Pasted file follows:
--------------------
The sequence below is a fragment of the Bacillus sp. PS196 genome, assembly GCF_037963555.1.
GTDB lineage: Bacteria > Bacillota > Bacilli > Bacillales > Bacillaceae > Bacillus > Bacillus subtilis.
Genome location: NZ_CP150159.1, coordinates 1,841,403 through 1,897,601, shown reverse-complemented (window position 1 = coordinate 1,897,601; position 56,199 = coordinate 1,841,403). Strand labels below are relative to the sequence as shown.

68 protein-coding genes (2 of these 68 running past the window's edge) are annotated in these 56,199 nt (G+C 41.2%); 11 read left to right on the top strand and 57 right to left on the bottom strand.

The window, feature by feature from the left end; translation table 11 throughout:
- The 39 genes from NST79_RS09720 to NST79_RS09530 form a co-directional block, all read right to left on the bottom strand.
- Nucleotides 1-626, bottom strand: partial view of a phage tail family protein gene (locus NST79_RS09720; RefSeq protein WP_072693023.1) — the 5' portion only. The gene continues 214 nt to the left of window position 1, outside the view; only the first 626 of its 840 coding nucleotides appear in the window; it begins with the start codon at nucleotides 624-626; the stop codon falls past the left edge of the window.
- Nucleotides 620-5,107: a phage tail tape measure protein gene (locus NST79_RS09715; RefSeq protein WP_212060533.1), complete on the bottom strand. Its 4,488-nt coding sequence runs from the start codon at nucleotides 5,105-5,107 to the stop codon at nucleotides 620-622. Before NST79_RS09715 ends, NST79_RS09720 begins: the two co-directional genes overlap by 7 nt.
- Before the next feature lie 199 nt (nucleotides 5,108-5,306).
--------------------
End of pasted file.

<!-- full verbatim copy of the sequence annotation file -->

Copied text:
The sequence below is a fragment of the Bacillus sp. PS196 genome, assembly GCF_037963555.1.
GTDB lineage: Bacteria > Bacillota > Bacilli > Bacillales > Bacillaceae > Bacillus > Bacillus subtilis.
Genome location: NZ_CP150159.1, coordinates 1,841,403 through 1,897,601, shown reverse-complemented (window position 1 = coordinate 1,897,601; position 56,199 = coordinate 1,841,403). Strand labels below are relative to the sequence as shown.

68 protein-coding genes (2 of these 68 running past the window's edge) are annotated in these 56,199 nt (G+C 41.2%); 11 read left to right on the top strand and 57 right to left on the bottom strand.

The window, feature by feature from the left end; translation table 11 throughout:
- The 39 genes from NST79_RS09720 to NST79_RS09530 form a co-directional block, all read right to left on the bottom strand.
- Nucleotides 1-626, bottom strand: partial view of a phage tail family protein gene (locus NST79_RS09720; RefSeq protein WP_072693023.1) — the 5' portion only. The gene continues 214 nt to the left of window position 1, outside the view; only the first 626 of its 840 coding nucleotides appear in the window; it begins with the start codon at nucleotides 624-626; the stop codon falls past the left edge of the window.
- Nucleotides 620-5,107: a phage tail tape measure protein gene (locus NST79_RS09715; RefSeq protein WP_212060533.1), complete on the bottom strand. Its 4,488-nt coding sequence runs from the start codon at nucleotides 5,105-5,107 to the stop codon at nucleotides 620-622. Before NST79_RS09715 ends, NST79_RS09720 begins: the two co-directional genes overlap by 7 nt.
- Before the next feature lie 199 nt (nucleotides 5,108-5,306).